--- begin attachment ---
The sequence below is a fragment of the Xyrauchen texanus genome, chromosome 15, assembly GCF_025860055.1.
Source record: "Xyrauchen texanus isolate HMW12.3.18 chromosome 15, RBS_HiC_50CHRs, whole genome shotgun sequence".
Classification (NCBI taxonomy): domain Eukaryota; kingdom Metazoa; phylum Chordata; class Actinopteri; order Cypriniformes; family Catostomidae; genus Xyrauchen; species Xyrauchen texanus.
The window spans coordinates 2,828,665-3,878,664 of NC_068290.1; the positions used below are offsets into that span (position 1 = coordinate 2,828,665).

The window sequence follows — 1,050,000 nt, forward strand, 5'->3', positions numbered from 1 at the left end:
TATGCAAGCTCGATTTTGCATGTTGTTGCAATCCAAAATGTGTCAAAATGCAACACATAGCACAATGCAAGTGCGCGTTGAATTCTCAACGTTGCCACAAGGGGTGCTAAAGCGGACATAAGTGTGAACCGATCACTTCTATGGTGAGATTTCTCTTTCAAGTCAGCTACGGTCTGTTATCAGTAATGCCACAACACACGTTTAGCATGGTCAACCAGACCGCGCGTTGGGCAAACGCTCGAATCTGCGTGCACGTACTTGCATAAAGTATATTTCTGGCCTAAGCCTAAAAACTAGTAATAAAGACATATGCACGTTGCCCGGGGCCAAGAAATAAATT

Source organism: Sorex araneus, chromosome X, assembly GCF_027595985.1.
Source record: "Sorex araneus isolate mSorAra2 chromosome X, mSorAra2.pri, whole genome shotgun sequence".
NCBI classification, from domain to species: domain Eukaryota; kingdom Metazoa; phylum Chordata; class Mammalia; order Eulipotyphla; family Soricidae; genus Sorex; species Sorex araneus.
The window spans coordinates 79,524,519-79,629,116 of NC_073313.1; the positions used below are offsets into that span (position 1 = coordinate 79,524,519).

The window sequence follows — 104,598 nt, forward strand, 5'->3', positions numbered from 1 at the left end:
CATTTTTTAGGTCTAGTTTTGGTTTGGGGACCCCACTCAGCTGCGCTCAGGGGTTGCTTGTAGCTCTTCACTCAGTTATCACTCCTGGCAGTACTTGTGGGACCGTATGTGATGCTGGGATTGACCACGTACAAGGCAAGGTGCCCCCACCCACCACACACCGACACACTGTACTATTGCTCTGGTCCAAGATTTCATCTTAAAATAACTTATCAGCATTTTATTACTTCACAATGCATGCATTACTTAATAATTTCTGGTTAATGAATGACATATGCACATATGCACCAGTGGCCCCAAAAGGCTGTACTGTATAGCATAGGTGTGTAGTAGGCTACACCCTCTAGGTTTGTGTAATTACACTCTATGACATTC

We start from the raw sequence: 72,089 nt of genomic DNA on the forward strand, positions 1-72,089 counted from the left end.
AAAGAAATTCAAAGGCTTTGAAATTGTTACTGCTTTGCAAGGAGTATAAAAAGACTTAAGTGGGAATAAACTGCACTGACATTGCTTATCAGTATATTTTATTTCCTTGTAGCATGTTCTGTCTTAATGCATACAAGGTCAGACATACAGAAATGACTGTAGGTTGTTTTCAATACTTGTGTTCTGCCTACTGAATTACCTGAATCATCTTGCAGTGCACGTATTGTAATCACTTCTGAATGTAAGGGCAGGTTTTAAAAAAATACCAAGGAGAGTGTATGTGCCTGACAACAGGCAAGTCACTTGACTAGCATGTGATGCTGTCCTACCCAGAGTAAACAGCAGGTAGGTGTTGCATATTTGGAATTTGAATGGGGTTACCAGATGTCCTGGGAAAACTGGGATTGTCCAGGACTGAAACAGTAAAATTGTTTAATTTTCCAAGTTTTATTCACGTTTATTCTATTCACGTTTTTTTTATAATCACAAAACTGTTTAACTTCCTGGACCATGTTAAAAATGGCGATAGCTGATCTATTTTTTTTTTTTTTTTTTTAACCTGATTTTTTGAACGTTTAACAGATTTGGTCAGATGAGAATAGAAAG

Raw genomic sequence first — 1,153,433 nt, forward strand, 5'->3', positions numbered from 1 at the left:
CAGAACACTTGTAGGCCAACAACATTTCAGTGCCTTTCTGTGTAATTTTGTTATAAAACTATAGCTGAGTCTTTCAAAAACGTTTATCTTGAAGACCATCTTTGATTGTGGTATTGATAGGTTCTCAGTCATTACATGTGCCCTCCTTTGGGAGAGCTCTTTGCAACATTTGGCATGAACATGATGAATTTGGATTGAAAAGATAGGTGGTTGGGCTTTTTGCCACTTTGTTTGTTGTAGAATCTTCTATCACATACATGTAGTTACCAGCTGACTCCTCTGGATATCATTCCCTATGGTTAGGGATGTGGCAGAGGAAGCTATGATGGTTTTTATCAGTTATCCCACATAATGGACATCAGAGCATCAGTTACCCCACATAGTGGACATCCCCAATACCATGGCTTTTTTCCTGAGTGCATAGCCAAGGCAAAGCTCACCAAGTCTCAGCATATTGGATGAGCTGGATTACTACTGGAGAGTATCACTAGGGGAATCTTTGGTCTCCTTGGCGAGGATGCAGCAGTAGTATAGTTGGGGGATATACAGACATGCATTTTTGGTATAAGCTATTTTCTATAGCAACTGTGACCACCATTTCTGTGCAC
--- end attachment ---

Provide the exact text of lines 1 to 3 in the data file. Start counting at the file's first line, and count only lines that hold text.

The sequence below is a fragment of the Xyrauchen texanus genome, chromosome 15, assembly GCF_025860055.1.
Source record: "Xyrauchen texanus isolate HMW12.3.18 chromosome 15, RBS_HiC_50CHRs, whole genome shotgun sequence".
Classification (NCBI taxonomy): domain Eukaryota; kingdom Metazoa; phylum Chordata; class Actinopteri; order Cypriniformes; family Catostomidae; genus Xyrauchen; species Xyrauchen texanus.